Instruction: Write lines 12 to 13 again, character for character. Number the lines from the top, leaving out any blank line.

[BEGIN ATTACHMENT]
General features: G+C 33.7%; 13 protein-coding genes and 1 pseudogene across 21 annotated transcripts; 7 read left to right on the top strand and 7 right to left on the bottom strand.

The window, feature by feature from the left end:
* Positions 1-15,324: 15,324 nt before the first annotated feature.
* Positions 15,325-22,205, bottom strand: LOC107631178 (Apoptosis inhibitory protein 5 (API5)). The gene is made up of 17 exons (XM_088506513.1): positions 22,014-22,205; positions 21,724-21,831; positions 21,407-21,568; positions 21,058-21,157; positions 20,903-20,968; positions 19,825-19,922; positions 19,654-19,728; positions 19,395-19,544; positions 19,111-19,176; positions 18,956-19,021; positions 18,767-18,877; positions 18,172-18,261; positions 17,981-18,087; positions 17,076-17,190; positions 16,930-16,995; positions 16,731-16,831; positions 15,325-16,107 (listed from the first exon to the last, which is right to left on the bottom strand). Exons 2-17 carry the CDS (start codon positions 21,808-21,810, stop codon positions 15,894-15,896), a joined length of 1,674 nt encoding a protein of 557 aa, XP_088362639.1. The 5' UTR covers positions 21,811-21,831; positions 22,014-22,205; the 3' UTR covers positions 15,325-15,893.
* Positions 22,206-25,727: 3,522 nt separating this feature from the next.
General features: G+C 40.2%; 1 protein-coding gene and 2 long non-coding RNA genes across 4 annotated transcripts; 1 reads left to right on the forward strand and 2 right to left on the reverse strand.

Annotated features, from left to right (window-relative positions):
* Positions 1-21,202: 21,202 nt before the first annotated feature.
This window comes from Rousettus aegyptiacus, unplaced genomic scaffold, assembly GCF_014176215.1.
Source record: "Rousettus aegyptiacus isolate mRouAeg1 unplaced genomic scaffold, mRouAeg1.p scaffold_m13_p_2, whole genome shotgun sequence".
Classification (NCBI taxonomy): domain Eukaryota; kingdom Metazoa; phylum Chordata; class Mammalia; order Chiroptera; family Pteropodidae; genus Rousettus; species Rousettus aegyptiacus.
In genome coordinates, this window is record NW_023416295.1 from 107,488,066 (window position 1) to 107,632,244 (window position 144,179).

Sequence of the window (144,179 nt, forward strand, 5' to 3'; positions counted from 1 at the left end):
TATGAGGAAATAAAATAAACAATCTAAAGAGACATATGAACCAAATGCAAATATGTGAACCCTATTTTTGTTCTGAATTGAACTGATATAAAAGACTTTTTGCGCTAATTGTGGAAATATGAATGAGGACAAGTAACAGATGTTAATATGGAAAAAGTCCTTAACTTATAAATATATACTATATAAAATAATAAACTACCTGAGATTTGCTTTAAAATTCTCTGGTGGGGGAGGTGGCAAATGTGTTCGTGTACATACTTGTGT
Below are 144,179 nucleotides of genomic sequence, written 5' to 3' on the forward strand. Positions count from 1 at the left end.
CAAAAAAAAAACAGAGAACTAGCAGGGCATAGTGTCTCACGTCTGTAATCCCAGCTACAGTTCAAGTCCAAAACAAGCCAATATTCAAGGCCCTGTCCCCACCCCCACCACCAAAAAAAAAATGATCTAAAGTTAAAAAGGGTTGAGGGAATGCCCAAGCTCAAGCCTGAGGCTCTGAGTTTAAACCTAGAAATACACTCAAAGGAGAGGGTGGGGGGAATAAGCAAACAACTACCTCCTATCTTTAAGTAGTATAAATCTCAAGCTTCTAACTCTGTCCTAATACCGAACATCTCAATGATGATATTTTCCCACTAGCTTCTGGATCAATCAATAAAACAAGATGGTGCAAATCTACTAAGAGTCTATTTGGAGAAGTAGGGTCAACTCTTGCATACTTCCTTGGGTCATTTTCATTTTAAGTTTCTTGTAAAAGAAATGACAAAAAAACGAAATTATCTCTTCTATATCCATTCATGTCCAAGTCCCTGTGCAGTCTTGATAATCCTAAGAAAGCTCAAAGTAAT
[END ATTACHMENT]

In genome coordinates, this window is record NW_023416295.1 from 107,488,066 (window position 1) to 107,632,244 (window position 144,179).

Sequence of the window (144,179 nt, forward strand, 5' to 3'; positions counted from 1 at the left end):